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Vulnerability in palliative care research: findings from a qualitative study of black Caribbean and white British patients with advanced cancer
  1. J Koffman1,
  2. M Morgan2,
  3. P Edmonds1,
  4. P Speck1,
  5. I J Higginson1
  1. 1
    Department of Palliative Care, Policy and Rehabilitation, King’s College London, London, UK
  2. 2
    Department of Public Health Sciences, King’s College London, London, UK
  1. Dr Jonathan Koffman, King’s College London, Department of Palliative Care, Policy and Rehabilitation, Weston Education Centre, Cutcombe Road, London SE5 9RJ, UK; jonathan.koffman{at}kcl.ac.uk

Abstract

Introduction: Vulnerability is a poorly understood concept in research ethics, often aligned to autonomy and consent. A recent addition to the literature represents a taxonomy of vulnerability developed by Kipnis, but this refers to the conduct of clinical trials rather than qualitative research, which may raise different issues.

Aim: To examine issues of vulnerability in cancer and palliative care research obtained through qualitative interviews.

Method: Secondary analysis of qualitative data from 26 black Caribbean and 19 white British patients with advanced cancer.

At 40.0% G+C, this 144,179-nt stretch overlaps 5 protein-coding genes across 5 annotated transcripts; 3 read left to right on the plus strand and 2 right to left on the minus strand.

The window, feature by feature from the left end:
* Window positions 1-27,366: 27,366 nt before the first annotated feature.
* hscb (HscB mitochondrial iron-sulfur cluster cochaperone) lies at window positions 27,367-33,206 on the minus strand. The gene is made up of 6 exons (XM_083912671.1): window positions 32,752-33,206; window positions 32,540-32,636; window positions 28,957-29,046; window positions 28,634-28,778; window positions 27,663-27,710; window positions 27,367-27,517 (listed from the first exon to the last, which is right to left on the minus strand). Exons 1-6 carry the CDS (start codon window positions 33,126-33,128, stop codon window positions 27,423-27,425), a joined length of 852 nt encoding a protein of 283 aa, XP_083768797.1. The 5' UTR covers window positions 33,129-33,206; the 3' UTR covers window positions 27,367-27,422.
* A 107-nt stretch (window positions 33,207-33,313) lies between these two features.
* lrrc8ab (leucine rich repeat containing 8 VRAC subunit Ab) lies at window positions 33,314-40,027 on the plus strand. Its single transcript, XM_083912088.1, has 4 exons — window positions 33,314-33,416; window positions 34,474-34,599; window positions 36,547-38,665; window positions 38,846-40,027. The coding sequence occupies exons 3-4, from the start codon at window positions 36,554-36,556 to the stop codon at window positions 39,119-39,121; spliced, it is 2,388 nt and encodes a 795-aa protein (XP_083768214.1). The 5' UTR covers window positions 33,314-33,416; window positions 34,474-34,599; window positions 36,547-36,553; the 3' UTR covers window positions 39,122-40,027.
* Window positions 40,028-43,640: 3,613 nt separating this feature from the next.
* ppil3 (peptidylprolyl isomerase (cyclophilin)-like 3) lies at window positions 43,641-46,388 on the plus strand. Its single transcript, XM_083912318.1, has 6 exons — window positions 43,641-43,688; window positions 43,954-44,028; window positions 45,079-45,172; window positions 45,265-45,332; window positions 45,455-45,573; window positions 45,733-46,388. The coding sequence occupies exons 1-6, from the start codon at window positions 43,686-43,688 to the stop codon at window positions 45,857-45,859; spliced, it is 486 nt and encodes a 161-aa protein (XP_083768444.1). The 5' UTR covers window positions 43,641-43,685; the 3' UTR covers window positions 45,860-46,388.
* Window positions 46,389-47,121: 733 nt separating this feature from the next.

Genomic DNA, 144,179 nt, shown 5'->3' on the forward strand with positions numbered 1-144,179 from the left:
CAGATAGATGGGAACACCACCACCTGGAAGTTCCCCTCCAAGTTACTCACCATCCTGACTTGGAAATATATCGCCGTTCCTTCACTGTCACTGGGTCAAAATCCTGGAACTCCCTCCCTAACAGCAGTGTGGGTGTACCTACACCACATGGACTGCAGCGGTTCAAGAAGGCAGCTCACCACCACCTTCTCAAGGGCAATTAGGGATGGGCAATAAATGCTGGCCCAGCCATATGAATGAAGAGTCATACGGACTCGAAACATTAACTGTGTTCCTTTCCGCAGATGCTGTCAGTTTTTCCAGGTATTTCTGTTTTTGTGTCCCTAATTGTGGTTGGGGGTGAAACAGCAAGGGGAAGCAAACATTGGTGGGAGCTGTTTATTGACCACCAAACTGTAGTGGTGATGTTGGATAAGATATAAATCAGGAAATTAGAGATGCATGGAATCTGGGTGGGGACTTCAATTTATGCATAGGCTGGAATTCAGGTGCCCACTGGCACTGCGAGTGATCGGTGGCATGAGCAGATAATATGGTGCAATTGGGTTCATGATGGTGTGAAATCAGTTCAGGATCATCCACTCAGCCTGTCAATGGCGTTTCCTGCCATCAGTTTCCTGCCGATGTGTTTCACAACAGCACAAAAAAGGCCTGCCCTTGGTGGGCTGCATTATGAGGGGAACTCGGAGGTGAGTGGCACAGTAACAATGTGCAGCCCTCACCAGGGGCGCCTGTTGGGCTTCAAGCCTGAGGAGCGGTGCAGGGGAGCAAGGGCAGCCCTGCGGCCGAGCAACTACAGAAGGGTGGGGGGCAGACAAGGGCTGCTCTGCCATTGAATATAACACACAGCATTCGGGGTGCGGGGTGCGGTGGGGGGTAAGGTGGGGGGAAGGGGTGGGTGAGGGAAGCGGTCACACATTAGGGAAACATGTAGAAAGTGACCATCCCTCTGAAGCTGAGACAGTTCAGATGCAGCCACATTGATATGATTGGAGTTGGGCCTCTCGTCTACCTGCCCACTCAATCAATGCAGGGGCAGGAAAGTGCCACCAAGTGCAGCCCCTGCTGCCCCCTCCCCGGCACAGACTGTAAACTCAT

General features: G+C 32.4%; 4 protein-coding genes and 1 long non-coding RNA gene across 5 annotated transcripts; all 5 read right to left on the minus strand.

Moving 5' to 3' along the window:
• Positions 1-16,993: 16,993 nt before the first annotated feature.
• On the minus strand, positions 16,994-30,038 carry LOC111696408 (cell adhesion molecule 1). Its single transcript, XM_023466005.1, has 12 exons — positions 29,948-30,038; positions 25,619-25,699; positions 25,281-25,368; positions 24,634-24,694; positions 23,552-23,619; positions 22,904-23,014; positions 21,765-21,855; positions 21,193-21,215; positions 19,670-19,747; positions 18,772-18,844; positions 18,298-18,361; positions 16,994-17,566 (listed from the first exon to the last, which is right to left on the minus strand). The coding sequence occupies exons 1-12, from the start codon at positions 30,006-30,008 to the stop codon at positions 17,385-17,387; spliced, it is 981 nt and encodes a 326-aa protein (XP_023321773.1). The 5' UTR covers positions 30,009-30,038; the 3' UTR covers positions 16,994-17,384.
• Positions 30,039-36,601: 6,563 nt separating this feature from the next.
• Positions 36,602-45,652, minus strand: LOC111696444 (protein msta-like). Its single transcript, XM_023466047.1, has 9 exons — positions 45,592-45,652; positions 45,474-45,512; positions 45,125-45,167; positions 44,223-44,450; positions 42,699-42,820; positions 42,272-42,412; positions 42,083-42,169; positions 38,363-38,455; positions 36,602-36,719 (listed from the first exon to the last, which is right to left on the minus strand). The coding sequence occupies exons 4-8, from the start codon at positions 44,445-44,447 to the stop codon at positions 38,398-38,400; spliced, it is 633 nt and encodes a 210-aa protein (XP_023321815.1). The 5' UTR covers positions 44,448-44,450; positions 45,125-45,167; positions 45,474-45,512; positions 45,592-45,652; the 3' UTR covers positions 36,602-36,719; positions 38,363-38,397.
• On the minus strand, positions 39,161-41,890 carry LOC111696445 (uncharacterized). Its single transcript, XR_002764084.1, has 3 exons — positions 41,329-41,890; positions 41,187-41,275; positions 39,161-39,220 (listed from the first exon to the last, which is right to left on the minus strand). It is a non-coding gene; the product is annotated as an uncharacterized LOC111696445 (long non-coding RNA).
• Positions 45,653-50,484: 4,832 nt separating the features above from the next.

Results: Four domains of vulnerability derived from Kipnis’s taxonomy were identified and included: (i) communicative vulnerability, represented by participants impaired in their ability to communicate because of distressing symptoms; (ii) institutional vulnerability, which referred to participants who existed under the authority of others—for example, in hospital; (iii) deferential vulnerability, which included participants who were subject to the informal authority or the independent interests of others; (iv) medical vulnerability, which referred to participants with distressing medical conditions; and (v) social vulnerability, which included participants considered to belong to an undervalued social group. Participants from both ethnic groups populated all these domains, but those who were black Caribbean were more present among the socially vulnerable.

Conclusions: Current classifications of vulnerability require reinterpretation when applied to qualitative research at the end of life. We recommend that researchers and research ethics committees reconceptualise vulnerability using the domains identified in this study and consider the research context and interviewers’ skills.

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Footnotes

  • Funding: The study was funded by Guy’s & St Thomas’ Charity.

  • Competing interests: None declared.

  • Ethics approval: The Research Ethics Committee, King’s College Hospital NHS Trust (LREC Protocol Number 01–204) and Guy’s and St. Thomas’ Research Ethics Committee (EC 00/018) approved this study.

  • Provenance and Peer review: Not commissioned; externally peer reviewed.

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